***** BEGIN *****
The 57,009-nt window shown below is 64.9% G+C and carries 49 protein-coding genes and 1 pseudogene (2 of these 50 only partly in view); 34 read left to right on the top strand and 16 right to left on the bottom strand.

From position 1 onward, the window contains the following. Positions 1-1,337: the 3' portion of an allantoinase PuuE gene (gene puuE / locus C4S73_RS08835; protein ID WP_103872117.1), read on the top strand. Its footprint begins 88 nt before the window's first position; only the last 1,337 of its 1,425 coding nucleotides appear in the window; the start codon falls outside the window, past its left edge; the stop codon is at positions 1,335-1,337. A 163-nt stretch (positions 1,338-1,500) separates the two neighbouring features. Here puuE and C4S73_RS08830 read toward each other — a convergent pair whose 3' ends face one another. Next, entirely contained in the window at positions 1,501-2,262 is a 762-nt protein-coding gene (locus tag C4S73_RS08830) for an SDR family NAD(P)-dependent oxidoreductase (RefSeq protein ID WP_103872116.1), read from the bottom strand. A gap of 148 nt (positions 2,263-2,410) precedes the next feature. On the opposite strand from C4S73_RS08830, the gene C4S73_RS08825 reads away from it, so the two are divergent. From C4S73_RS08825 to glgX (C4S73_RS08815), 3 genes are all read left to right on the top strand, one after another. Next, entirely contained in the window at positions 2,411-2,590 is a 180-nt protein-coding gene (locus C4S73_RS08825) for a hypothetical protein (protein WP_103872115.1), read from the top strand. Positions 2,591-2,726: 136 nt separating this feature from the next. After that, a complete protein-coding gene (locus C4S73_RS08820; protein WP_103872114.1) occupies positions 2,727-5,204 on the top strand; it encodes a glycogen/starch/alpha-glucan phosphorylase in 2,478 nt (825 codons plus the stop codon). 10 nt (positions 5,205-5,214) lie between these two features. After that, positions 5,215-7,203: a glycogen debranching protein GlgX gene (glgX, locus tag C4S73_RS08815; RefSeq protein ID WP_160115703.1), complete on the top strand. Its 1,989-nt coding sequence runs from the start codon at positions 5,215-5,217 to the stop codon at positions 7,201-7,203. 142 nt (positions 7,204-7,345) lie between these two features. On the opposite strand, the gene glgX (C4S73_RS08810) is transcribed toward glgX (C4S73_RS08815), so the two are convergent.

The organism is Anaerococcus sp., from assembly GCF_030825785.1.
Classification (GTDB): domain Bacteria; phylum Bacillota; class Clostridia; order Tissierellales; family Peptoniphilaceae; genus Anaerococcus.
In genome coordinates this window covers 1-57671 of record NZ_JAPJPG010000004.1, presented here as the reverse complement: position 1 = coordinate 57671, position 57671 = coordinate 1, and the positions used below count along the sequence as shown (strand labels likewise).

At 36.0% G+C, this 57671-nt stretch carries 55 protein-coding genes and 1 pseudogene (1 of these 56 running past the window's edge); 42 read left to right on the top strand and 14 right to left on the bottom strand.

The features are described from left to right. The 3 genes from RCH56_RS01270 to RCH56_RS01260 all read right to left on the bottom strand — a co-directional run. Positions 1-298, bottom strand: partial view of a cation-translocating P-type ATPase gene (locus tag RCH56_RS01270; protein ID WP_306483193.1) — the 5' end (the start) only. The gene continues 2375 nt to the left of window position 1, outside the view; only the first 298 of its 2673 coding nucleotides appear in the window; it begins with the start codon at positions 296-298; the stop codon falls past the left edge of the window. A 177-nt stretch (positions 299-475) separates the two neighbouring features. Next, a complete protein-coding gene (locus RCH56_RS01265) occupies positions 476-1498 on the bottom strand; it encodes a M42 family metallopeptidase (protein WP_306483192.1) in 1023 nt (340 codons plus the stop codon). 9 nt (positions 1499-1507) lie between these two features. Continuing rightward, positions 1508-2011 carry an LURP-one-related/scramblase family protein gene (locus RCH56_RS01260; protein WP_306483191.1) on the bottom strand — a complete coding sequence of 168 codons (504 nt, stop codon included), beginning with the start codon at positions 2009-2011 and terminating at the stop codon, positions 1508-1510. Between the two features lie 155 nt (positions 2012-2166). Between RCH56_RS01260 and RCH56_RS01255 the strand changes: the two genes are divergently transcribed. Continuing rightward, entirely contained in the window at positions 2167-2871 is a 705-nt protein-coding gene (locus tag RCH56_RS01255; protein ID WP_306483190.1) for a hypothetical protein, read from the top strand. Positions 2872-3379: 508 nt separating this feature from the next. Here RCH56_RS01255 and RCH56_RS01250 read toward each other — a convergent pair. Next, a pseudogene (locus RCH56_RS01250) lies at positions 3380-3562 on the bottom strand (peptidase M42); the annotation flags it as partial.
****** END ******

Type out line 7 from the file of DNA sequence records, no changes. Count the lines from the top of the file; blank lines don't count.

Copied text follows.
The features are described from left to right. The 3 genes from RCH56_RS01270 to RCH56_RS01260 all read right to left on the bottom strand — a co-directional run. Positions 1-298, bottom strand: partial view of a cation-translocating P-type ATPase gene (locus tag RCH56_RS01270; protein ID WP_306483193.1) — the 5' end (the start) only. The gene continues 2375 nt to the left of window position 1, outside the view; only the first 298 of its 2673 coding nucleotides appear in the window; it begins with the start codon at positions 296-298; the stop codon falls past the left edge of the window. A 177-nt stretch (positions 299-475) separates the two neighbouring features. Next, a complete protein-coding gene (locus RCH56_RS01265) occupies positions 476-1498 on the bottom strand; it encodes a M42 family metallopeptidase (protein WP_306483192.1) in 1023 nt (340 codons plus the stop codon). 9 nt (positions 1499-1507) lie between these two features. Continuing rightward, positions 1508-2011 carry an LURP-one-related/scramblase family protein gene (locus RCH56_RS01260; protein WP_306483191.1) on the bottom strand — a complete coding sequence of 168 codons (504 nt, stop codon included), beginning with the start codon at positions 2009-2011 and terminating at the stop codon, positions 1508-1510. Between the two features lie 155 nt (positions 2012-2166). Between RCH56_RS01260 and RCH56_RS01255 the strand changes: the two genes are divergently transcribed. Continuing rightward, entirely contained in the window at positions 2167-2871 is a 705-nt protein-coding gene (locus tag RCH56_RS01255; protein ID WP_306483190.1) for a hypothetical protein, read from the top strand. Positions 2872-3379: 508 nt separating this feature from the next. Here RCH56_RS01255 and RCH56_RS01250 read toward each other — a convergent pair. Next, a pseudogene (locus RCH56_RS01250) lies at positions 3380-3562 on the bottom strand (peptidase M42); the annotation flags it as partial.